The gold standard treatment in the management of GCA is corticosteroids. While there have been no universally accepted recommendations on dosing, route of administration, and length of treatment, there is one point that is agreed upon by nearly all authors: the prompt initiation of treatment.2,5,8,20

Clinicians may be reluctant to place a patient on steroids for fear of interfering with biopsy results that may be done in the future. This concern is unfounded, however, as there is evidence that histological findings of disease are present up to six weeks after steroids are initiated. 21

Treatment with steroids should be started as soon as the diagnosis is entertained. GCA does not require a histological diagnosis or any other confirmatory lab/imaging study in order to give the first dose of steroids. The importance of early treatment was demonstrated by one study that revealed when steroids were begun within 24 hours of symptom onset, visual symptoms improved in 57% of patients, compared with only 6% of patients improving when treated outside the 24-hour window. 22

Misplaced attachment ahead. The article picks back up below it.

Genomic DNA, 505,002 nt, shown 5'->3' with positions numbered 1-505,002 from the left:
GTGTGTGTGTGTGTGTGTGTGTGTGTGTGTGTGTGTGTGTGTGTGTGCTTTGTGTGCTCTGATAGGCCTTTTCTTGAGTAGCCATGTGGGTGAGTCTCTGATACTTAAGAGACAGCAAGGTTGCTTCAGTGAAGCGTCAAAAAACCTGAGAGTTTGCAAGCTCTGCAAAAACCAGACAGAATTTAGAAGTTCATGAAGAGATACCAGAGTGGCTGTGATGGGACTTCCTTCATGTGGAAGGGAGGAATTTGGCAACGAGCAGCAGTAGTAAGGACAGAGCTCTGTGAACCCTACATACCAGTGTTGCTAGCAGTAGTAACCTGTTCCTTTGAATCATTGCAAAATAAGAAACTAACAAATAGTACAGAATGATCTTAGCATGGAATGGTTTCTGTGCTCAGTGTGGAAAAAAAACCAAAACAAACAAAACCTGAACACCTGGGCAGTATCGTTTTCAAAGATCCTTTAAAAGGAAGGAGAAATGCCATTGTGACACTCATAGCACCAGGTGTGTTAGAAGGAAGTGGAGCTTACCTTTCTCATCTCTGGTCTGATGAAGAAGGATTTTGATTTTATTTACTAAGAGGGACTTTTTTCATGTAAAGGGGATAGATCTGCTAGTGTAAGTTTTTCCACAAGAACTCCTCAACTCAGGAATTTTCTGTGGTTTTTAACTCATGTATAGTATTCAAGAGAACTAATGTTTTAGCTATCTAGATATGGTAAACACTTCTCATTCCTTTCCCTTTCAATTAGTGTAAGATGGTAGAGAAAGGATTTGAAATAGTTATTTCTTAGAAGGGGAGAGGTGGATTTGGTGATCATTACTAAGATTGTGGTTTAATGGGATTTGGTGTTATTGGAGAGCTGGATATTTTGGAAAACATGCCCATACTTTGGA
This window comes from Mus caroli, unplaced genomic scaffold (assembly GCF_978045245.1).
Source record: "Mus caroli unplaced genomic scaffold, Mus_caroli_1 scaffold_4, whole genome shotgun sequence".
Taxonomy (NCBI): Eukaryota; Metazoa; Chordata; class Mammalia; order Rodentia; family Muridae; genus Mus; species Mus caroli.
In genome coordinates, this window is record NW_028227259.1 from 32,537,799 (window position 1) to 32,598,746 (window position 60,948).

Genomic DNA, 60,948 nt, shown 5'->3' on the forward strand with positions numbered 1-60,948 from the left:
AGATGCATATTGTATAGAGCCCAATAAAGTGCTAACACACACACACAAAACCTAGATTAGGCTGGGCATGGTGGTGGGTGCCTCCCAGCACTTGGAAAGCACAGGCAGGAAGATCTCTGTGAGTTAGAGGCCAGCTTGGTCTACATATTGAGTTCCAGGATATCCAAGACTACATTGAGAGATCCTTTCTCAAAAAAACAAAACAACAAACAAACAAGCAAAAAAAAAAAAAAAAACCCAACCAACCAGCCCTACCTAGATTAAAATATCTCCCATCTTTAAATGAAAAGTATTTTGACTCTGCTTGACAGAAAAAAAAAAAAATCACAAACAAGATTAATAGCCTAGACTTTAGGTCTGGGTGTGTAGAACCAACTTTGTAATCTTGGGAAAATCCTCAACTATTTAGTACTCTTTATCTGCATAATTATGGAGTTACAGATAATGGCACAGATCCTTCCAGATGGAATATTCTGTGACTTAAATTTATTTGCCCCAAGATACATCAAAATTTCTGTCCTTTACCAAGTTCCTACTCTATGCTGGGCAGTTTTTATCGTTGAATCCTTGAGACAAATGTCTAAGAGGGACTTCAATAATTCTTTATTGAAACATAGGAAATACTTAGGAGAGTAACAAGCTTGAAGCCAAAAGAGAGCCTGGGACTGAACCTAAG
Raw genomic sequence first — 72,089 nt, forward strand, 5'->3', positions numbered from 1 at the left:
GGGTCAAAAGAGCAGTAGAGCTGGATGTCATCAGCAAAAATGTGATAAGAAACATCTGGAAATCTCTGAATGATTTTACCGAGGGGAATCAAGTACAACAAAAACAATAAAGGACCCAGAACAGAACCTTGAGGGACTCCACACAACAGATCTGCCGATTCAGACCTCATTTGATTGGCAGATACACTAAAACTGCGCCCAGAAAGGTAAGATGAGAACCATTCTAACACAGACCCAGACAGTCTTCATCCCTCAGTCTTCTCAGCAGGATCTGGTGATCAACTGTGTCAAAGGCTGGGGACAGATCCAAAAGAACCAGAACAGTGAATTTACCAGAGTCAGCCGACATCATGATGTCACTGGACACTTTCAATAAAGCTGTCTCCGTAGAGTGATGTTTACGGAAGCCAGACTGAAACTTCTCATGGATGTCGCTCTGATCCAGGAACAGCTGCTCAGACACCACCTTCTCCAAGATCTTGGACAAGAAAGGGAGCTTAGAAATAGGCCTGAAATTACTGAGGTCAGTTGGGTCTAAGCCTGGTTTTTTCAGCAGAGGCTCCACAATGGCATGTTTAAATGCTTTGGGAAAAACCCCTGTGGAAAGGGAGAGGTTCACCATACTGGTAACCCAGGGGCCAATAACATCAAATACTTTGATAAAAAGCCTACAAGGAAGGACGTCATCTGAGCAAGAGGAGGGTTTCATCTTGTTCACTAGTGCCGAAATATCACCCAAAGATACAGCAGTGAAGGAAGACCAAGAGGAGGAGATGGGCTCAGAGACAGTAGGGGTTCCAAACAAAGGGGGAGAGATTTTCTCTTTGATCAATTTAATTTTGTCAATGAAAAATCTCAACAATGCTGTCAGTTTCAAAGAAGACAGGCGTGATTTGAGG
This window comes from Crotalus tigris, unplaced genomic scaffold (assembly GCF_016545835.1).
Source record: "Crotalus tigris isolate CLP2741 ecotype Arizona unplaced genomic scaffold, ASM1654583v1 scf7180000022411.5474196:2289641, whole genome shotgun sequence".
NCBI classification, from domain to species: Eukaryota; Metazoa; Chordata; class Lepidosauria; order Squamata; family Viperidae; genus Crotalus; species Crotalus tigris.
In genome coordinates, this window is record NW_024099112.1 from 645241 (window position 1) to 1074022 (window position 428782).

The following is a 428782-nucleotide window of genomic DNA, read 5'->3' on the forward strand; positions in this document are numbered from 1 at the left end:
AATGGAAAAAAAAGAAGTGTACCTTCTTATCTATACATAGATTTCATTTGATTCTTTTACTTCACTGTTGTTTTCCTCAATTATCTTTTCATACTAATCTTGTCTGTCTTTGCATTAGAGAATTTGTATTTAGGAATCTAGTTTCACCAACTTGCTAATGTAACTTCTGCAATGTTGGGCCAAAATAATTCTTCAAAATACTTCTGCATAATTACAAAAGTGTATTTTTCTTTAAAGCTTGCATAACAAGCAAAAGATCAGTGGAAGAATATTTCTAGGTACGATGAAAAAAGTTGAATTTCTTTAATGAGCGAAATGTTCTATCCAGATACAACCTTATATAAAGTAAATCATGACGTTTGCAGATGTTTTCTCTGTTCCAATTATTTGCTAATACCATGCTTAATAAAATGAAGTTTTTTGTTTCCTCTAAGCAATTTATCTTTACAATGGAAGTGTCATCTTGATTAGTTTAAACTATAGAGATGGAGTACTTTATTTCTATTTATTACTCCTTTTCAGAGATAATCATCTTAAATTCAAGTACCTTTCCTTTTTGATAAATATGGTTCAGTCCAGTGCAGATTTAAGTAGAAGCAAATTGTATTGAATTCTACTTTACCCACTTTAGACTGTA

Several different steroid regimens to treat GCA have been suggested by various resources and authors. The urgent care provider should not worry about the specific recommendations, as many deal with duration of treatment (months versus years), tapering dosages, and various steroid alternatives such as methotrexate and TNF-alpha inhibitors. All of these should be managed by the subspecialty consultants who will follow the patient over time.1,2,5,7

There are generally agreed-upon principles of management that the clinician can use to guide treatment, however, as highlighted in Table 4.

The general consensus in the literature is that there is no strong evidence to support one route over the other (IV versus PO), but these recommendations are generally agreed upon by most authors.20

Subspecialty consultant guidance should be obtained early in the patient encounter, as soon as the diagnosis of GCA is entertained. Rheumatology, ophthalmology, and neurology are appropriate consultants to involve, depending on the patient presentation. However, a rheumatologist usually guides management over the long term, as patients are typically treated with steroids for many months (and frequently for years).1,2,5-7

Consultants will be able to help guide decision making on disposition and follow-up; however, most patients placed on high-dose steroids for the suspicion of GCA are admitted to the hospital to observe for complications of such treatment, as well as concerns over diagnostic uncertainty.